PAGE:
The hurricane season is off to an early start with May already seeing two named tropical storms, Arthur and Bertha. However, due to on-going and frequent planning efforts, the agencies’ preparations and mitigation plans require more organization for this hurricane season because it is also layered with a COVID-19 pandemic.
The Virgin Islands Territorial Emergency Management Agency (VITEMA) hosted a half-day tabletop exercise last week that identified key gaps of sheltering limitations, communication systems and the order of operations. Through identified gaps it was determined that shelter capacity will be limited this year due to the American Red Cross social distancing sheltering requirements as well as the challenge to recruit the ideal and typical number of volunteers.
“It is imperative that our faith communities, our local businesses and our not-for-profit community all come together to identify new, safe, innovative ways to prepare and shelter safely this year,” said Department of Human Services Commissioner Kimberley Causey-Gomez.
“More than ever, we need our community to do what Virgin Islanders do best and reach out to support your family, friends and neighbors so that as many people as possible can safely shelter in place,” she said.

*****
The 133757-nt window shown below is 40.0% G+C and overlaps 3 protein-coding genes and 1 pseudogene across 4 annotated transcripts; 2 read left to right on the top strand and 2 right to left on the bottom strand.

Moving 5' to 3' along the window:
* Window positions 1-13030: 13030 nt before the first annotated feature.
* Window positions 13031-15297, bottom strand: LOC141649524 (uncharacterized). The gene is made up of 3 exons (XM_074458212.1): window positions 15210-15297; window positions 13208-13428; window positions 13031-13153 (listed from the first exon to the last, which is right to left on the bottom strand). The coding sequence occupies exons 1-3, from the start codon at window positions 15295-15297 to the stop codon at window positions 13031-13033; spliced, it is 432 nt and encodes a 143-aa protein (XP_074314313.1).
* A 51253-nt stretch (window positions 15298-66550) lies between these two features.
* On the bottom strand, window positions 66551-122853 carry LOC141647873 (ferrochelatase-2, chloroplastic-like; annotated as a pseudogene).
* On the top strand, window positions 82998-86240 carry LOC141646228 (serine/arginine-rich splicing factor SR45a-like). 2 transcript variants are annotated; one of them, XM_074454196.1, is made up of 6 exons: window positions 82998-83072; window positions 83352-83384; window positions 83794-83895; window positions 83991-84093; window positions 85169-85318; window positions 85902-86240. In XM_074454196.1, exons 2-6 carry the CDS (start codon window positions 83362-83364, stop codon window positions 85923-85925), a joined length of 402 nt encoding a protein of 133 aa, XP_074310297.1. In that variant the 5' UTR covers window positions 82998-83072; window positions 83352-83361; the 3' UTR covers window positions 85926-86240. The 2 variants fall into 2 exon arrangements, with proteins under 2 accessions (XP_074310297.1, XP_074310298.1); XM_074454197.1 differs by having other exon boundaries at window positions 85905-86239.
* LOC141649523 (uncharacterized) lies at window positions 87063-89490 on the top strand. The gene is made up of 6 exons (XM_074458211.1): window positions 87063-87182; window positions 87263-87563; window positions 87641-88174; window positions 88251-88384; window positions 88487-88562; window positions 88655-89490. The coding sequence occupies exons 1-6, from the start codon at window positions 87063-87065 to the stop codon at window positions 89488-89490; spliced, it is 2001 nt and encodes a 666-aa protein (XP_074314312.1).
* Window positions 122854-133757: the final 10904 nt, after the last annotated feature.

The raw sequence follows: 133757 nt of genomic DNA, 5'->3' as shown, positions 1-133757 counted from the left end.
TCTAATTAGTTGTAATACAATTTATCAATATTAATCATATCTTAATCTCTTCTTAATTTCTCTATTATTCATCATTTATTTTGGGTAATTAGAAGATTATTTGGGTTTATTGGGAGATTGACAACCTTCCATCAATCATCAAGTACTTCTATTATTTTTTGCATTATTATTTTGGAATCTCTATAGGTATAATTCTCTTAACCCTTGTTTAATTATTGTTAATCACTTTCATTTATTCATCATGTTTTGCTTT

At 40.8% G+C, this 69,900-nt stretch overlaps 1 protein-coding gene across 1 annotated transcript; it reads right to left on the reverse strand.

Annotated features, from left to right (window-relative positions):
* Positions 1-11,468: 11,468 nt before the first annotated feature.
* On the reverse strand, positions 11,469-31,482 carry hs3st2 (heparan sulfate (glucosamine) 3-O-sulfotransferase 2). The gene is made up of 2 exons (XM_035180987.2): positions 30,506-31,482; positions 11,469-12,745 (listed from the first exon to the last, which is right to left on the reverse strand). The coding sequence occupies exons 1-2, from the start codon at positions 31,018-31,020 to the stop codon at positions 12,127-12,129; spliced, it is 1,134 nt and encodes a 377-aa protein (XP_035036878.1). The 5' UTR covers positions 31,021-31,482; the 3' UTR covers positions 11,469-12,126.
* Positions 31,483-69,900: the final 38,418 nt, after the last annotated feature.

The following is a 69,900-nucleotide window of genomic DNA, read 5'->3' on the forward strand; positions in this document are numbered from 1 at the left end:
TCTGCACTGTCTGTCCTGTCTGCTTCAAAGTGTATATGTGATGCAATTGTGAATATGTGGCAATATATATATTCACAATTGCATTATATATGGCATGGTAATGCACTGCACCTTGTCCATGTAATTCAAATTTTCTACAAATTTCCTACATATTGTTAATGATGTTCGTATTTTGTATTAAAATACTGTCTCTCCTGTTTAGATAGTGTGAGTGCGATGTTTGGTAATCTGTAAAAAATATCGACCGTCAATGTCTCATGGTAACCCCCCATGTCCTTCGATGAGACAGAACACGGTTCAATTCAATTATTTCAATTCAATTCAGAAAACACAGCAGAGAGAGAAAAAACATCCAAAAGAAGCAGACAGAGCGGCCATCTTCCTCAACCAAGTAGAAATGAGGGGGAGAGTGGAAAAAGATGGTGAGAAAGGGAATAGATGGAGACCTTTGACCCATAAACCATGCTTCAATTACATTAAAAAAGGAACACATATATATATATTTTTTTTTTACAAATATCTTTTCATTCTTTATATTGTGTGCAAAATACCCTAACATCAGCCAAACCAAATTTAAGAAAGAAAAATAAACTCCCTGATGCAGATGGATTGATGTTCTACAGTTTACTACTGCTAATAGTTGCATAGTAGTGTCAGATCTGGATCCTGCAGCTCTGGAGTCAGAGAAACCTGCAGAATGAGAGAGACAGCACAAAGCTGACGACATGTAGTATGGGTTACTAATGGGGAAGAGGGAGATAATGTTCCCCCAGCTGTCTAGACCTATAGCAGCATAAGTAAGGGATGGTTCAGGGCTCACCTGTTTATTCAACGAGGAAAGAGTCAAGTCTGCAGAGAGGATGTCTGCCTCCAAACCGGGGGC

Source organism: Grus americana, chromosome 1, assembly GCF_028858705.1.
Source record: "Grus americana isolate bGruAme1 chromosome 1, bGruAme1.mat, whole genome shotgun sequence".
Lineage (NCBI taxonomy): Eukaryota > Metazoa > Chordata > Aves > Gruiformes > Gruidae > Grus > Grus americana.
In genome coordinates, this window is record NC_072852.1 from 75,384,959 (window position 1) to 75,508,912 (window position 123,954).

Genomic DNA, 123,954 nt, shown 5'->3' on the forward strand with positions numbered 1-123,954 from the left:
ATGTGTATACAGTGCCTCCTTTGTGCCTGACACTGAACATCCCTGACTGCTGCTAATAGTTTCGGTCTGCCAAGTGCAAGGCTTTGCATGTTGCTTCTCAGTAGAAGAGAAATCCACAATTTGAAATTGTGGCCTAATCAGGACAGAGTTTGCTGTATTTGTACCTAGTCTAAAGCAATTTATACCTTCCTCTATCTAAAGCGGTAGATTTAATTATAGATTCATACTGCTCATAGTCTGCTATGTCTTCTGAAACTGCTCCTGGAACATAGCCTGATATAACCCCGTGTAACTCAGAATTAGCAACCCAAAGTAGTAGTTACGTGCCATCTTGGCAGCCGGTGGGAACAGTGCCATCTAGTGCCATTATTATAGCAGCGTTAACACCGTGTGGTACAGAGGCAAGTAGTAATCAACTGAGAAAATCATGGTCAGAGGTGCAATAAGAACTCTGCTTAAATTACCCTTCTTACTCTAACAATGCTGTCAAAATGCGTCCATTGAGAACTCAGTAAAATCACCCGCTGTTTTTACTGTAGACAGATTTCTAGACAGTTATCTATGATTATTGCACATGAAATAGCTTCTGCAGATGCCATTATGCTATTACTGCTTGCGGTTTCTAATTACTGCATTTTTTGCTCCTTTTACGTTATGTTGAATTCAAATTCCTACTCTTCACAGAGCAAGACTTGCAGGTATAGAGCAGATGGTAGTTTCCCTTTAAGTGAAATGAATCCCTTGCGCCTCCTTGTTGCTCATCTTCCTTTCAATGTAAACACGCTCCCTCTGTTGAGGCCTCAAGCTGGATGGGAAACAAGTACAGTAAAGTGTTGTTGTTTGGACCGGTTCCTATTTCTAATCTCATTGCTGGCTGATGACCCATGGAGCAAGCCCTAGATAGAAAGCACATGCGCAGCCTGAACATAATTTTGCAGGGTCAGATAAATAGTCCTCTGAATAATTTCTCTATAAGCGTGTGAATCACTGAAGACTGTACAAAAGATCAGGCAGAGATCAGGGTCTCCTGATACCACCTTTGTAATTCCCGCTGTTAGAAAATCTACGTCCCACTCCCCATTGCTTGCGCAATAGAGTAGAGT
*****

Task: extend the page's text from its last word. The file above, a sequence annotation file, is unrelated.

Virgin Islands Fire Services (VIFS) and the Virgin Islands Police Department (VIPD) will be ready to serve in the event of a storm, and the agency is prepared to deploy personnel to conduct search and rescue operations, assist with clearing routes and brush cutting, and provide general support for disaster response and recovery efforts.
For most storms threatening the territory, Governor Albert Bryan Jr. will declare a State of Emergency and implement hours of curfew, which means shelter in place to protect the lives of individuals before, during and after the storm. Additionally, the Virgin Islands Police Department will establish traffic control points to minimize the risk of unsafe driving conditions and check for curfew violators.